Grain storage and drying issues

With high yields and low prices in 2016, farmers may be looking for additional storage for this year’s crop.

Storage management

The basics of grain storage, drying, management and care.

Grain storage management

Joseph Zulovich lays out a basic framework for drying and storing grain in Grain Storage: A Systematic Approach ( Zulovich is an Extension Agricultural Engineer in the Commercial Agricultural Program and Division of Food Systems and Bioengineering.

For more information on the storage, handling and management of grain, see the MU Extension presentation On-Farm Grain Storage and Drying Considerations (PDF) (, and visit MU Extension publications:

The MidWest Plan Service (MWPS) also provides additional publications on grain storage and management (, including a publication on Managing and Designing Bunker and Trench Silos (PDF) ( The MWPS disseminates research-based information that supports the outreach missions of the 12 North Central Region land-grant universities plus the U.S. Department of Agriculture.

North Dakota State University, Long-term Grain Storage Requires Good Management, (


The Bin Drying Estimator (XLSX) ( can estimate the time required to dry corn or soybeans stored in a circular bin using either natural air or low-temperature drying practices. The tool estimates the time to dry a wet grain volume or a wet grain layer on top of dry grain.

The Missouri Crop Resource Guide ( lists helpful information on grain drying and storage, including grain bin and storage cost, the economic returns of grain drying, and grain shrinkage and moisture.

The University of Missouri Commercial Agriculture Program's Horizon Point ( functions to make precise weather information available to Missouri farmers in an effort to assist with their daily business. The program has information on grain drying ( and offers an example grain drying report (

For more information on drying grain, visit MU Extension publications:

Dangers and pests

MU Extension news releases:

MU Fire and Rescue Training Institute (MUFRTI), Basic Grain Engulfment Rescue class

MU Extension publication PS29, Grain Molds and Vertebrate Storage Pests (

MU Extension publication PS28, Stored Grain Insects (

MU Extension 101, Grain Bin Safety

Farm Stored Grain ( by Wayne Bailey, state extension entomologist.

Ear and Kernel Rots of Corn ( by Laura Sweets, plant pathologist.

Temporary storage

The Grain Volume Estimator (XLSX) ( can quickly calculate the quantity of grain that can be stored in a number of different facilities. Stored grain volumes can be calculated for standard circular bins, rectangular flat storage buildings and a variety of different pile configurations.

Kansas State University publication MF2362, Temporary Grain Storage Considerations (PDF) (

North Dakota State University publication AE84, Temporary Grain Storage (PDF) (

For more information on considerations for temporary grain storage, see Temporary Grain Storage Piles ( by Joseph Zulovich.

For information on using bags for storage, see Considerations for Bagged Storage ( by Joseph Zulovich.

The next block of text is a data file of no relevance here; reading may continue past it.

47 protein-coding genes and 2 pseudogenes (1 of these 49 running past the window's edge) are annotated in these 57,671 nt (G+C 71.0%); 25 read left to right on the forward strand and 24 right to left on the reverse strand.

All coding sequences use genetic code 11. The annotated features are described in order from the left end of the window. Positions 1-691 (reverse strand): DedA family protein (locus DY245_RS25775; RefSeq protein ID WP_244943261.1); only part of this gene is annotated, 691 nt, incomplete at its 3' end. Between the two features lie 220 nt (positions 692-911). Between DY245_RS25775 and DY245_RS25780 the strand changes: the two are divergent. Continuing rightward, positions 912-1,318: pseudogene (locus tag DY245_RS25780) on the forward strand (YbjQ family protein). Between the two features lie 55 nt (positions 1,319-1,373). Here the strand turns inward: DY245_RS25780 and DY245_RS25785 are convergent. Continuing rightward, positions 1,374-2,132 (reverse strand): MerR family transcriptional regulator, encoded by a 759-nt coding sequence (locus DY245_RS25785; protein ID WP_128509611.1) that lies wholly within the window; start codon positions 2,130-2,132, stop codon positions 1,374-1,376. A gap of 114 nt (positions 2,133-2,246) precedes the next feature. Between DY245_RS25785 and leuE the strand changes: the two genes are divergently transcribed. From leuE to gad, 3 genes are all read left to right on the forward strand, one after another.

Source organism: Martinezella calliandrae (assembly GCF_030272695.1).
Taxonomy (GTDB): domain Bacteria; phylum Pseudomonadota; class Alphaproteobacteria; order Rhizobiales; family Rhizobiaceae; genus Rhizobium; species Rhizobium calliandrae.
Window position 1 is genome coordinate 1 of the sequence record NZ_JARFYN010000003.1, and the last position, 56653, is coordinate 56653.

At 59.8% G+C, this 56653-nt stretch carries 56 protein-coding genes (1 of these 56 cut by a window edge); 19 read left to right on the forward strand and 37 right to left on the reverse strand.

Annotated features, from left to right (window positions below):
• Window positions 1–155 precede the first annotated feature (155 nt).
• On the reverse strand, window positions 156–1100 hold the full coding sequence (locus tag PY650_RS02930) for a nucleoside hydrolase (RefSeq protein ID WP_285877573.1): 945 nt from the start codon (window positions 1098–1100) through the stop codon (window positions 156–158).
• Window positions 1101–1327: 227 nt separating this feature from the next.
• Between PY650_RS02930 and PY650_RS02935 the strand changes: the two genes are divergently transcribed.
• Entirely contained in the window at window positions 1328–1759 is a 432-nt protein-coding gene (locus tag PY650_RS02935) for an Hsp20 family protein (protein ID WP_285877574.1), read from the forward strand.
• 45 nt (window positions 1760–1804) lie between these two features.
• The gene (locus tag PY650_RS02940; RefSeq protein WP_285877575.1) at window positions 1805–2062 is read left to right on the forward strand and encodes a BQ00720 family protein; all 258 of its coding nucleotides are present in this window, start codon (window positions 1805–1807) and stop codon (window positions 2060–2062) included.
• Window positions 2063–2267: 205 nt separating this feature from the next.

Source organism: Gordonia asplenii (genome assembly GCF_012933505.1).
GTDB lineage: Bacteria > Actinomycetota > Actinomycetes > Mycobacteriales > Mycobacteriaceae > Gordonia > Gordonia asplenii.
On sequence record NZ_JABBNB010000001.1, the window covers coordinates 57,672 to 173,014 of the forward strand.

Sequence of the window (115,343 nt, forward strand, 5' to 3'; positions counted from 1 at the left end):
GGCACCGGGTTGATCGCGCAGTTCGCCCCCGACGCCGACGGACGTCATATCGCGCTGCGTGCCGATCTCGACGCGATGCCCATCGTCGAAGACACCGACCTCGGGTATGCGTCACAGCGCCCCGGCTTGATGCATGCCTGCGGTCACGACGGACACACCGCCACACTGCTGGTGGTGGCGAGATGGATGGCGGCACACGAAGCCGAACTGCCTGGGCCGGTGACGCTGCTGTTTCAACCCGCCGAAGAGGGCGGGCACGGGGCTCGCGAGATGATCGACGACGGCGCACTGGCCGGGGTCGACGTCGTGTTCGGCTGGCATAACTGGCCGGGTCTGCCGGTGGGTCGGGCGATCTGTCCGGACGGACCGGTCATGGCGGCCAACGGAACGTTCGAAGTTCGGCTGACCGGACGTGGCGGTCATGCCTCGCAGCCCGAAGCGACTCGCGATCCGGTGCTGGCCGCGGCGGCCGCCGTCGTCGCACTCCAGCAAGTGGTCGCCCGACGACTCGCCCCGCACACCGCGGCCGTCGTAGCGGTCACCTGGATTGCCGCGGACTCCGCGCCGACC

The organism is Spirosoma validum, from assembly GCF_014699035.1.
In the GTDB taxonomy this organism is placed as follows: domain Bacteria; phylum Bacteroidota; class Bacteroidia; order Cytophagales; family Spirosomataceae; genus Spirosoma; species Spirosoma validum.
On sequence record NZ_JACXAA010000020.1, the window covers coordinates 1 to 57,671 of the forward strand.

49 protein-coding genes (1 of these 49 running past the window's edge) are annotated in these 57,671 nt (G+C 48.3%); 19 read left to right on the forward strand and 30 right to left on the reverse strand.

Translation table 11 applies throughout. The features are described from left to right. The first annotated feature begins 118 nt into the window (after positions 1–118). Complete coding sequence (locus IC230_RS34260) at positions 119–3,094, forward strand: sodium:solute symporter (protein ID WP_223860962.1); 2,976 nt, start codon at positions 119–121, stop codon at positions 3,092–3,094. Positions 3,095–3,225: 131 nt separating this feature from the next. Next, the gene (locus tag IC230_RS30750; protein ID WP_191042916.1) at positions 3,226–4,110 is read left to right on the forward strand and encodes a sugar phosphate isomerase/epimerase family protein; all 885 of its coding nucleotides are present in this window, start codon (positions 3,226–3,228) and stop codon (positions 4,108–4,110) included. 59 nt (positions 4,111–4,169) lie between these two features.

Alternative storage

With high yields, many farmers are looking for alternate methods for storing a surplus of product. The links below offer varied options for choosing different storage methods.

Storage locator

The Agricultural Electronic Bulletin Board (AgEBB) has its own Grain Storage ( page, which provides space to either list storage that you are not using or find available storage if you need. Per the AgEBB site: 

Farmers looking for storage facilities could search for available facilities in the region of Missouri where they have needs. If a satisfactory match occurs, it is the responsibility of the farmer to contact the owner of the storage facilities and initiate a rental arrangement. They could also enter a listing describing their need for storage.

Persons with storage can access the listing and search for any farmers who have entered needs for storage. If a satisfactory match occurs, it is the responsibility of the storage owner to contact the farmer and initiate a rental arrangement. Storage owners can also enter a listing describing their available storage.

The listings include names, cities, counties, phone numbers and types of grain storage. People can search for available storage, storage requested or both. Storage types include: bin storage with aeration, bin storage without aeration, flat storage with aeration, flat storage without aeration and other. A final area for notes catches information such as 'easy access to blacktop,' 'auger and dryer available for use,' and 'call after 6 p.m."

To list available storage, visit

To find available storage, visit

Grain storage webinar

On Sept. 8, 2014, regional specialists participated in a webinar on the grain storage issues predicted following this year's near-record yield. The specialists covered harvesting, drying and storing of grain in several in-depth presentations.

North Dakota State University, AgWeb, Farm Journal Media and DICKEY-john presented the "Importance of Accurate Grain Moisture Analysis" webinar on Sept. 8, 2016. The webinar pinpointed the four most common applications for grain moisture measurements, and highlighted how the type of moisture measurement can affect overall efficiency and profitability.

Reviewed Tuesday, October 4, 2016